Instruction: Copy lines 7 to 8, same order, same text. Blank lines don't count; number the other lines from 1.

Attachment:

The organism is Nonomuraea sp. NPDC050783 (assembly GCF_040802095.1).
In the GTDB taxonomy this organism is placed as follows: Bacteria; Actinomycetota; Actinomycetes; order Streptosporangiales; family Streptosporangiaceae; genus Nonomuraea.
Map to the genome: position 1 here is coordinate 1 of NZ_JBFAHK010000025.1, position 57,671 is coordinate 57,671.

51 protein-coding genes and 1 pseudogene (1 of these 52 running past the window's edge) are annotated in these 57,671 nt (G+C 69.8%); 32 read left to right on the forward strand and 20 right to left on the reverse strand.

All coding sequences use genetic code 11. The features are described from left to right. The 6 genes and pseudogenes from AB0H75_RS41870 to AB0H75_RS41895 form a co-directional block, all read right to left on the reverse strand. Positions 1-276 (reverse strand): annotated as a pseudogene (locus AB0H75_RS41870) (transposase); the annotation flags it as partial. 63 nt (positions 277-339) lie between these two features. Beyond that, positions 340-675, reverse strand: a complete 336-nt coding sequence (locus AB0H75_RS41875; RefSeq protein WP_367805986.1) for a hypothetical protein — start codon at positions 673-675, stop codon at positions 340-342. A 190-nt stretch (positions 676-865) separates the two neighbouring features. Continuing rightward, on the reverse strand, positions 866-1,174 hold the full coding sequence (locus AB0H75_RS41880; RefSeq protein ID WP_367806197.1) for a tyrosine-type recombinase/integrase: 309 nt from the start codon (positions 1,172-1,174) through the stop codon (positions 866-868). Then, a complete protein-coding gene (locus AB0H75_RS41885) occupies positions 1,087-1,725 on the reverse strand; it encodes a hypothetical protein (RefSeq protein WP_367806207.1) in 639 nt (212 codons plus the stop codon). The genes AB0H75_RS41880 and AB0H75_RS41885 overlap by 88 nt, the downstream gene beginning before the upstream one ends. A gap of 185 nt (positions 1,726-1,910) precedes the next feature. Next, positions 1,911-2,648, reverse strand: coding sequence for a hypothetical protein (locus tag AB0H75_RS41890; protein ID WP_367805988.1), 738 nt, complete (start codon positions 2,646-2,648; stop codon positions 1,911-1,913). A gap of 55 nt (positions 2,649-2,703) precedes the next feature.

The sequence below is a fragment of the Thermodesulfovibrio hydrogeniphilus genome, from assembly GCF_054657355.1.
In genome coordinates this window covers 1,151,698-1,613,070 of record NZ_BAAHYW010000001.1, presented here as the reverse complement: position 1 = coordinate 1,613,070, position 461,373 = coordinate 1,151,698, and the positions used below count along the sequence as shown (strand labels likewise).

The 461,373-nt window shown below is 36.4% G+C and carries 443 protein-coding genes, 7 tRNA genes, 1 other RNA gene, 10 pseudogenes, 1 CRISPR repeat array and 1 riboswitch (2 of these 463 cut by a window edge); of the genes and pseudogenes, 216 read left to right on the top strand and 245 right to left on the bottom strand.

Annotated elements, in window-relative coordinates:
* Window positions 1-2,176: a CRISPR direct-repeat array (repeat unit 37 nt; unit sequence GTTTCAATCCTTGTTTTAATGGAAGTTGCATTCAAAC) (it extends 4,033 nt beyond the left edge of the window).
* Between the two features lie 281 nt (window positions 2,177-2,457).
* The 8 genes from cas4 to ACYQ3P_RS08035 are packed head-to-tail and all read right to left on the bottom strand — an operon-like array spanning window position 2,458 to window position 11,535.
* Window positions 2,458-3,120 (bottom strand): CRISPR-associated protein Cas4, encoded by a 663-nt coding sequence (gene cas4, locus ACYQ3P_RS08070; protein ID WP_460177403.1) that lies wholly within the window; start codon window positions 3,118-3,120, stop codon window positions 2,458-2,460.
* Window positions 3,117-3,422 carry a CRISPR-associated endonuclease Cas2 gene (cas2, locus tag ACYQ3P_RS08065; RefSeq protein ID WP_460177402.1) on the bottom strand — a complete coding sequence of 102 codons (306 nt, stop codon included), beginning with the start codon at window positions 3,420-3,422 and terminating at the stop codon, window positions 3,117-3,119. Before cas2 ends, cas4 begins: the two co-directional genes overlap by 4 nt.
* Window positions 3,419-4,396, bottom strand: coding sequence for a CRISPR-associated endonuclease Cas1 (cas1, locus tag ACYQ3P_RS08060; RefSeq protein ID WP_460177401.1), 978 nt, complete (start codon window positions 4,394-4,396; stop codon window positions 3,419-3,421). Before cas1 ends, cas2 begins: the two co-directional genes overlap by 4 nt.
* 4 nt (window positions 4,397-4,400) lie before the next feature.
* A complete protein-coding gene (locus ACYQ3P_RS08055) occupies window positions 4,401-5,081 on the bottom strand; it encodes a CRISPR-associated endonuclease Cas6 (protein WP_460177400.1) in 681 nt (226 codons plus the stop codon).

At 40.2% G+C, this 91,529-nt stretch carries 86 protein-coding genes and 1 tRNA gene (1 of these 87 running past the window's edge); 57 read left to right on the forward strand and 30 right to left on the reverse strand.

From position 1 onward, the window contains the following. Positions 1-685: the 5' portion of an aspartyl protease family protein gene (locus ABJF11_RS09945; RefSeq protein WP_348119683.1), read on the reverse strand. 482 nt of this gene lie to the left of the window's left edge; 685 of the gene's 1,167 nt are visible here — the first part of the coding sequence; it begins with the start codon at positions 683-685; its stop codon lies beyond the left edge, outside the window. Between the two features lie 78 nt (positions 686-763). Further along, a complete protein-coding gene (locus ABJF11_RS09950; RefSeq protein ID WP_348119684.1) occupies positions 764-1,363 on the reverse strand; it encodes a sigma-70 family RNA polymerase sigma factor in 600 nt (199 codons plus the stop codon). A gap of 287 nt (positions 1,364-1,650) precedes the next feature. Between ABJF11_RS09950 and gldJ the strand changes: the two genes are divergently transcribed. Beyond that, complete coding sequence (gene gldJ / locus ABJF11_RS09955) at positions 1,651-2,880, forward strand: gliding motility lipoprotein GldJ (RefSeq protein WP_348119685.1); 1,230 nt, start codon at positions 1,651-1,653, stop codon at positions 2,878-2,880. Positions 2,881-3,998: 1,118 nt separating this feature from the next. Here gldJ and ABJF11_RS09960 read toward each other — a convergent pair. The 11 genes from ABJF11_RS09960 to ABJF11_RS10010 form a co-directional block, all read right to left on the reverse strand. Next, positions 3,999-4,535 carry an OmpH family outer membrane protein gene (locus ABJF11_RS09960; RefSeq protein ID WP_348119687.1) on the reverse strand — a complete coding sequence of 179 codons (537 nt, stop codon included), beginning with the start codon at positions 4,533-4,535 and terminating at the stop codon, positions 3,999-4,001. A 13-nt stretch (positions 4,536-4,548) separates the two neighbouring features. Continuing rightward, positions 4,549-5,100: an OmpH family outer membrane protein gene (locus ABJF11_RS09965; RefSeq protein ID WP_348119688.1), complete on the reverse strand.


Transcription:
In genome coordinates this window covers 1,151,698-1,613,070 of record NZ_BAAHYW010000001.1, presented here as the reverse complement: position 1 = coordinate 1,613,070, position 461,373 = coordinate 1,151,698, and the positions used below count along the sequence as shown (strand labels likewise).

The 461,373-nt window shown below is 36.4% G+C and carries 443 protein-coding genes, 7 tRNA genes, 1 other RNA gene, 10 pseudogenes, 1 CRISPR repeat array and 1 riboswitch (2 of these 463 cut by a window edge); of the genes and pseudogenes, 216 read left to right on the top strand and 245 right to left on the bottom strand.